Obama will cut short his European visit a day early and travel to Dallas next week, the White House said. And this time next year, Obama will be easing into a post-presidency which will grant him more freedom to speak explicitly about race. And the next President — Trump or Clinton -- will steer the nation's unresolved racial journey.
Both candidates reacted cautiously to the Dallas shootings, canceling campaign events and sending out tweets mourning the dead, aware that a moment of national peril loomed for them as a test of leadership.
But the campaign between two candidates who plumb historic depths in personal approval ratings promises to leave the next president with a disunited and disgruntled nation.
Trump's response to Dallas was especially notable, since he elected not to immediately politicize the latest tragedies, as he had the Orlando nightclub rampage last month. His temperate statement also bore the stamp of a political professional."We must restore law and order. We must restore the confidence of our people to be safe and secure in their homes and on the street," Trump said, also citing "senseless, tragic deaths of two motorists in Louisiana and Minnesota."
Trump later released a video using the same measured tone as his statement, saying the attack in Dallas had "shaken the soul" of the nation, and adding that the deaths of the two men in Louisiana and Minnesota also showed that America was a long way from making its people feel safe.
Clinton, in an interview with CNN's Wolf Blitzer, said the Dallas ambush was "absolutely horrific" and called on people to support the police. She proposed national guidelines for the use of force by officers and asked white Americans to put themselves in the shoes of African Americans.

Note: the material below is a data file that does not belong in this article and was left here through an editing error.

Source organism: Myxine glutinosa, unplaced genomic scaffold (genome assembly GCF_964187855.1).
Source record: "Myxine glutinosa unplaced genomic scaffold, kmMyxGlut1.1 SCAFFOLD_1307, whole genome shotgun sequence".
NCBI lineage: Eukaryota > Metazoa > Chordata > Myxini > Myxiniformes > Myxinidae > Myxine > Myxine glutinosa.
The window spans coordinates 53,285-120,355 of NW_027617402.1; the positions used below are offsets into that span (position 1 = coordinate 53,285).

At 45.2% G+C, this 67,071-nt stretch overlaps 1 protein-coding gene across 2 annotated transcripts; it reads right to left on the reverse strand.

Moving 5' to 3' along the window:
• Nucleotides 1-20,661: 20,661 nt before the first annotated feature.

"We just have to make up our minds that we are going to bring our country together," Clinton said. "This is much deeper even than these terrible killings. We have got to start once again respecting and treating each other with the dignity that every person deserves."
Clinton later said at the African Methodist Episcopal Convention in Philadelphia that "deep in our hearts, we know there is something wrong with our country."
"There is too much violence, too much hate, too much senseless killing, too many people dead who shouldn't be."
Other leaders also weighed in. Rep. John Lewis, a veteran of the civil rights movement wept in a Congressional Black Caucus news conference called to push for gun control.
Sen. Marco Rubio gave a glimpse of the leadership skills he touted in his unsuccessful GOP presidential campaign, saying "those of us who are not African American will never fully understand the experience of being black in America."
Former House Speaker Newt Gingrich, a possible vice presidential pick for Trump, said that "normal white Americans" don't understand "being black in America."
"It took me a long time, and a number of people talking to me through the years, to get a sense of this: If you are a normal white American, the truth is you don't understand being black in America and you instinctively underestimate the level of discrimination and the level of additional risk," Gingrich said on CNN Political Commentator Van Jones' Facebook Live stream.
But earlier Friday, Gingrich said on "Fox and Friends" that Obama never brought the nation together or "worked in the African-American community to make people feel better about themselves."
He was not the only one looking for culprits, reflecting the political reality of a polarized country.
On the same show, another Trump backer, Dr. Ben Carson, rebuked Obama for bringing up gun control in his remarks in Poland.
In another tweet, Iowa Republican Rep. Steve King said the Dallas shootings had their roots in "in first of anti-white/cop events illuminated by Obama."
Former Illinois GOP Rep. Joe Walsh meanwhile deleted a tweet saying, "This is now war" against Obama and Black Lives Matter protesters.
Given such sentiment, it is unlikely Washington will be shaken from its political torpor by a summer of violence and rage.
Leadership may come from lower down the political scale.
"Let's be human beings," said the Deputy Chief of Dallas Police, Malik Aziz, on CNN.
"Let's be honorable men and women and sit down at a table and say, 'How can we not let this happen again?'"